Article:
In the absence of information, competing stories of the trip have emerged. Uyghurs abroad, Western governments and human rights groups have warned that Ms Bachelet risks becoming a tool for Beijing’s efforts to condone the crackdown.

China has portrayed the trip as an opportunity for Ms Bachelet to see Xinjiang free from Western prejudice, and to see the success of its efforts to promote the region’s economy while preventing terrorism and religious extremism.

Xu Guixiang, the spokesman for the Xinjiang regional government, dismissed the charges of genocide, forced labor and internment camps. “If they want to see these things, they should go to the US,” he said at a news conference.

China has also made more coercive efforts to control the narrative.

Kalbinur Gheni, a Uyghur living in Virginia, said security officials threatened her family in Xinjiang after she made an online appeal to Ms. Bachelet. She had asked her to investigate the case of her sister, Renagul, who she says is serving a 17-year prison sentence for religious activities, including praying at their father’s funeral, although no official notice of her conviction has ever been received.

Mrs. Gheni said that after she… posted her message on Twitter, Chinese officials contacted her through the WeChat platform. “They said, ‘Yesterday we visited your mother. She’s not doing well. She’s sick, you have to think about her. You put her in such a situation,” said Mrs Gheni.

Her mother called and begged her to stop. A brother in Xinjiang, whom she hadn’t heard from for years, also sent a message urging her not to criticize the government. Ms Gheni said she believed the warnings were the result of threats to her relatives by Chinese officials who were concerned about bad publicity during Ms Bachelet’s visit. “I think they just want to silence me,” she said.

Mrs Bachelet herself has revealed little. On the first day of her visit, she telephoned representatives from dozens of countries, including many diplomats from Beijing. Several people expressed concern about her level of access, according to three people on the phone, who asked for anonymity to discuss the private conversation.

Ms Bachelet assured participants she could read between the lines of what she saw, people said. She said she had arranged a number of meetings independently of the government, although she did not elaborate, citing security concerns. And she said she would visit a detention center, though she didn’t say whether it was government-arranged.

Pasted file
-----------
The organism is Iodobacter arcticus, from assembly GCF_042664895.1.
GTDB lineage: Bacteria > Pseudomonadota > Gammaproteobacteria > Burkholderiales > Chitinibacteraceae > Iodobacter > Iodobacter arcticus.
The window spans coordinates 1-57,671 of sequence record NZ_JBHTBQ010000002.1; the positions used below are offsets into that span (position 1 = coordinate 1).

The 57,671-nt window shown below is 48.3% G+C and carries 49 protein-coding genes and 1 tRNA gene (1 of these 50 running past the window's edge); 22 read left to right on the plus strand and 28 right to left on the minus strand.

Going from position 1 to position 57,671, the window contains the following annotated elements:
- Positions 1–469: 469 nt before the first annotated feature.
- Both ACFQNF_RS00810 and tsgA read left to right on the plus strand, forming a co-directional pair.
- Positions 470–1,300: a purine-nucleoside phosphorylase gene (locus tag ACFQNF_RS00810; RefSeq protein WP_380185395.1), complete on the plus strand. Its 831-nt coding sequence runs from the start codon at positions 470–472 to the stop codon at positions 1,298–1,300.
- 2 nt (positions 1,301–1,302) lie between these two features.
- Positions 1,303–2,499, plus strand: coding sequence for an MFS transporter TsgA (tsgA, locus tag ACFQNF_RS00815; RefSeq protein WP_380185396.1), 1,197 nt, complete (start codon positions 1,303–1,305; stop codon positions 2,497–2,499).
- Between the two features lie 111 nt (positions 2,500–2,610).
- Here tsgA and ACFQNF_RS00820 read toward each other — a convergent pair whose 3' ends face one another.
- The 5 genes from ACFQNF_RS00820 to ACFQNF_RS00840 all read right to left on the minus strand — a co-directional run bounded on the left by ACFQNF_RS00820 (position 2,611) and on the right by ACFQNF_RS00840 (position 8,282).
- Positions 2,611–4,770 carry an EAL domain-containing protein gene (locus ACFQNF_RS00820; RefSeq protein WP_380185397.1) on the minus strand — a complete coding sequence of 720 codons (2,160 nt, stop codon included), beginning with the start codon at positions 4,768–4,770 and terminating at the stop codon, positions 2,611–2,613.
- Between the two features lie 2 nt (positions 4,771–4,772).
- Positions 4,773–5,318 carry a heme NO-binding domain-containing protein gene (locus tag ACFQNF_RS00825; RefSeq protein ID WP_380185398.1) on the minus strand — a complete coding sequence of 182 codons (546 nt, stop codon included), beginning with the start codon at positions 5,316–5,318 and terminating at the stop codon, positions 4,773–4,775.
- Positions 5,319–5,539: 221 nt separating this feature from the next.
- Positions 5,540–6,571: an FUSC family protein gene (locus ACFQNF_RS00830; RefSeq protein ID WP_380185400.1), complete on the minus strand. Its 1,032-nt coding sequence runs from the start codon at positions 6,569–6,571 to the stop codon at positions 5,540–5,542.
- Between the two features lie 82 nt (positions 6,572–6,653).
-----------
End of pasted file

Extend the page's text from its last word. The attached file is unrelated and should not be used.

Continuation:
Ms Bachelet’s few public comments were largely non-confrontational. Her opening remarks to Mr. Xi, as shared by her office, raised no concerns about China’s track record on rights. When the United Nations official account on Weibo, a Chinese social media platform, shared news of her visit, it quoted Foreign Minister Wang Yi as saying that Ms Bachelet would see a “Xinjiang region where peace and stability are maintained, and people of all ethnicities live in harmony.”

When Ms Bachelet’s office clarified its comments to Mr Xi, it did not specify that it contradicted Xinhua, citing only “commonly reported comments.”

Activists and diplomats acknowledged that it was unknown what Ms Bachelet, or her office’s report, would eventually say. Overseas Uyghur activists met Ms. Bachelet and shared their experiences.

Philip Alston, a former UN Human Rights Council special rapporteur on extreme poverty and human rights, said it was critical for Ms Bachelet to engage with China, even given limited access.

“China is no other country. It’s a huge player,” said Mr. Alston Friday during an online discussion. “At some point it’s really essential to be more realistic.”

But China’s growing global power could also dictate what is said about that engagement.

In recent years, China has exerted significant influence on the Human Rights Council, which works closely with the commissioner’s office, said Yaoyao Dai, a political science professor at the University of North Carolina at Charlotte who studies Chinese propaganda. If the report turns out positive, China can haile it as justification.

And if not, she continued, China can dismiss the commissioner’s office as a tool of its enemies. “Anyway, the state media has the strategy to respond,” she said.

Joy Dong research contributed.